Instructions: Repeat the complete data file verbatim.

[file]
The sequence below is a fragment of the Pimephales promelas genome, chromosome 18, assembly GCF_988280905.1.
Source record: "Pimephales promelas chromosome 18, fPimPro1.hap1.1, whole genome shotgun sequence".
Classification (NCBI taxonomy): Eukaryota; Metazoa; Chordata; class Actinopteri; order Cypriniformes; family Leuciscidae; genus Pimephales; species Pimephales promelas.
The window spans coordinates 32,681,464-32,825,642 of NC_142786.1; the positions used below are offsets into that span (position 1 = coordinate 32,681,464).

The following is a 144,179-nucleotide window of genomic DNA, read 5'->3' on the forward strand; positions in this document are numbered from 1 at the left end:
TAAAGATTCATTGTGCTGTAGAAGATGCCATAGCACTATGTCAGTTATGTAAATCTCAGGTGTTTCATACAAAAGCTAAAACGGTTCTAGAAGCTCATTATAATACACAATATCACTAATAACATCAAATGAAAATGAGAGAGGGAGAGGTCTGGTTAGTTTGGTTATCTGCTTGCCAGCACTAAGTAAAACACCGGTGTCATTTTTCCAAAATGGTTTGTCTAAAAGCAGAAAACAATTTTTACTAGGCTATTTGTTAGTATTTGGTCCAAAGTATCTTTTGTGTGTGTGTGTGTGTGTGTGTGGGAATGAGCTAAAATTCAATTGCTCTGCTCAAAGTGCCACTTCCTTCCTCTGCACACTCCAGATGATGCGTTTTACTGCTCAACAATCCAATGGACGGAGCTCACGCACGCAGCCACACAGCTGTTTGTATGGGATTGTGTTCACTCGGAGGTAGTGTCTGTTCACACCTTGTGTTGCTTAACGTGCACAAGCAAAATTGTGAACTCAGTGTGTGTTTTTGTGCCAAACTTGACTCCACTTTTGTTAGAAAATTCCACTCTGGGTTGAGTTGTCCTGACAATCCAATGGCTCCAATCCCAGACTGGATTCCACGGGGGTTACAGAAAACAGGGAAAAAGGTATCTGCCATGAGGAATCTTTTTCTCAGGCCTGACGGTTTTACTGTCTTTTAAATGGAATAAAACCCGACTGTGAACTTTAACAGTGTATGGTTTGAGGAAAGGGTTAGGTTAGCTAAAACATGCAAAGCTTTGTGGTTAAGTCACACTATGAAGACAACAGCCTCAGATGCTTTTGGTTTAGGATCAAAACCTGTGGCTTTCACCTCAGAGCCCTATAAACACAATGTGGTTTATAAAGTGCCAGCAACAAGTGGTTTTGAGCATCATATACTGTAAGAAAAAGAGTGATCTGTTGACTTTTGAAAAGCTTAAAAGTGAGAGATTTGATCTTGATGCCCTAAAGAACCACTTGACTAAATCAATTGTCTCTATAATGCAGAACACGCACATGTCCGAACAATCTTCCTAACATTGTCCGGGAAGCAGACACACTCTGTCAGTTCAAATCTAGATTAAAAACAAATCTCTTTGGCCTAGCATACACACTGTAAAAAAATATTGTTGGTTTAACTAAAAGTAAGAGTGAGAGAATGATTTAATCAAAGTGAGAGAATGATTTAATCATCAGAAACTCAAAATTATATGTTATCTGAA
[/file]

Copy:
The sequence below is a fragment of the Pimephales promelas genome, chromosome 18, assembly GCF_988280905.1.
Source record: "Pimephales promelas chromosome 18, fPimPro1.hap1.1, whole genome shotgun sequence".
Classification (NCBI taxonomy): Eukaryota; Metazoa; Chordata; class Actinopteri; order Cypriniformes; family Leuciscidae; genus Pimephales; species Pimephales promelas.
The window spans coordinates 32,681,464-32,825,642 of NC_142786.1; the positions used below are offsets into that span (position 1 = coordinate 32,681,464).

The following is a 144,179-nucleotide window of genomic DNA, read 5'->3' on the forward strand; positions in this document are numbered from 1 at the left end:
TAAAGATTCATTGTGCTGTAGAAGATGCCATAGCACTATGTCAGTTATGTAAATCTCAGGTGTTTCATACAAAAGCTAAAACGGTTCTAGAAGCTCATTATAATACACAATATCACTAATAACATCAAATGAAAATGAGAGAGGGAGAGGTCTGGTTAGTTTGGTTATCTGCTTGCCAGCACTAAGTAAAACACCGGTGTCATTTTTCCAAAATGGTTTGTCTAAAAGCAGAAAACAATTTTTACTAGGCTATTTGTTAGTATTTGGTCCAAAGTATCTTTTGTGTGTGTGTGTGTGTGTGTGTGGGAATGAGCTAAAATTCAATTGCTCTGCTCAAAGTGCCACTTCCTTCCTCTGCACACTCCAGATGATGCGTTTTACTGCTCAACAATCCAATGGACGGAGCTCACGCACGCAGCCACACAGCTGTTTGTATGGGATTGTGTTCACTCGGAGGTAGTGTCTGTTCACACCTTGTGTTGCTTAACGTGCACAAGCAAAATTGTGAACTCAGTGTGTGTTTTTGTGCCAAACTTGACTCCACTTTTGTTAGAAAATTCCACTCTGGGTTGAGTTGTCCTGACAATCCAATGGCTCCAATCCCAGACTGGATTCCACGGGGGTTACAGAAAACAGGGAAAAAGGTATCTGCCATGAGGAATCTTTTTCTCAGGCCTGACGGTTTTACTGTCTTTTAAATGGAATAAAACCCGACTGTGAACTTTAACAGTGTATGGTTTGAGGAAAGGGTTAGGTTAGCTAAAACATGCAAAGCTTTGTGGTTAAGTCACACTATGAAGACAACAGCCTCAGATGCTTTTGGTTTAGGATCAAAACCTGTGGCTTTCACCTCAGAGCCCTATAAACACAATGTGGTTTATAAAGTGCCAGCAACAAGTGGTTTTGAGCATCATATACTGTAAGAAAAAGAGTGATCTGTTGACTTTTGAAAAGCTTAAAAGTGAGAGATTTGATCTTGATGCCCTAAAGAACCACTTGACTAAATCAATTGTCTCTATAATGCAGAACACGCACATGTCCGAACAATCTTCCTAACATTGTCCGGGAAGCAGACACACTCTGTCAGTTCAAATCTAGATTAAAAACAAATCTCTTTGGCCTAGCATACACACTGTAAAAAAATATTGTTGGTTTAACTAAAAGTAAGAGTGAGAGAATGATTTAATCAAAGTGAGAGAATGATTTAATCATCAGAAACTCAAAATTATATGTTATCTGAA